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French Ecocriticism

From the Early Modern Period to the Twenty-First Century

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Edited By Daniel A. Finch-Race and Stephanie Posthumus

This book expounds fruitful ways of analysing matters of ecology, environments, nature, and the non-human world in a broad spectrum of material in French. Scholars from Canada, France, Great Britain, Spain, and the United States examine the work of writers and thinkers including Michel de Montaigne, Victor Hugo, Émile Zola, Arthur Rimbaud, Marguerite Yourcenar, Gilbert Simondon, Michel Serres, Michel Houellebecq, and Éric Chevillard. The diverse approaches in the volume signal a common desire to bring together form and content, politics and aesthetics, theory and practice, under the aegis of the environmental humanities.

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Introduction: Developing French Ecocriticism (Daniel A. Finch-Race and Stephanie Posthumus)

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Daniel A. Finch-Race and Stephanie Posthumus

Introduction: Developing French Ecocriticism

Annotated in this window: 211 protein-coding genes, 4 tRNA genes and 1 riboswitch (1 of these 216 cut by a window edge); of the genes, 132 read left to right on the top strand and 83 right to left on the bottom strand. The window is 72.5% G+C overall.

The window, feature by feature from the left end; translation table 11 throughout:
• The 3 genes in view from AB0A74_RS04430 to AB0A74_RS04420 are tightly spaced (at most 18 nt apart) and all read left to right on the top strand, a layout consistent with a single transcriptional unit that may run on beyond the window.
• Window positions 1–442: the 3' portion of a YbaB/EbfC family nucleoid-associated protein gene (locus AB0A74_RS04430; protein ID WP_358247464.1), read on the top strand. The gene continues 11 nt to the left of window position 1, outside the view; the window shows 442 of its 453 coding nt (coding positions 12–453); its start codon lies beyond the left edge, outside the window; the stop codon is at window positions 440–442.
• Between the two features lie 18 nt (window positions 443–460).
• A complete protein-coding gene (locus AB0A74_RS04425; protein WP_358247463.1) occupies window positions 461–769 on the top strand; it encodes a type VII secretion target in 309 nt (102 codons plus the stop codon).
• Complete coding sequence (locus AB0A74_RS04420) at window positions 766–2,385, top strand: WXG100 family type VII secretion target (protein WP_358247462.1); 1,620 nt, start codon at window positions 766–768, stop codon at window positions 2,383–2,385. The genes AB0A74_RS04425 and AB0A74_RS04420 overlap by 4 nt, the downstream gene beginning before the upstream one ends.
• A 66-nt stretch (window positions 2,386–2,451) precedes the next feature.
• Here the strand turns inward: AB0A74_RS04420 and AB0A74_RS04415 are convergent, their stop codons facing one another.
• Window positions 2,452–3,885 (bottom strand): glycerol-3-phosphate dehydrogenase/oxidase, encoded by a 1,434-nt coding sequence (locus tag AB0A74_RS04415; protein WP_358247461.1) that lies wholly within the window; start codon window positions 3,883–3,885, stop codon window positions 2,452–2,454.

This volume expounds fruitful ways of analysing matters of ecology, environments, nature, and the non-human world in a broad spectrum of material in French. Scholars from Canada, France, Great Britain, Spain, and the United States outline new directions for French ecocriticism by exploring a variety of aesthetic, literary, socio-historical, and ethical questions:

The diverse responses in this volume signal a common desire to bring together form and content, politics and aesthetics, theory and practice, all under the aegis of the environmental humanities.

Whereas ecocriticism has rapidly grown in the anglophone world since the 1990s (alongside politically oriented approaches in feminist studies, postcolonial studies, gender studies, and animal studies), its implementation in France has been slower. Rather than enumerate the multifarious reasons for this delay (thereby running the risk of reifying difference), we prefer to identify a more general suspicion in France about politically driven cultural studies that are perceived as glossing over the aesthetic, formal and stylistic elements of cultural production. Whether the perception of ecocriticism as less attuned to poetics and literary form ← 9 | 10 → is true or not,1 it has been the basis for repeated objections. This volume illustrates that ecocriticism does not ignore questions of form and structure: the following chapters pay careful attention to aesthetics and poetics in terms of formal aspects such as versification, filming techniques and genre conventions.

The...

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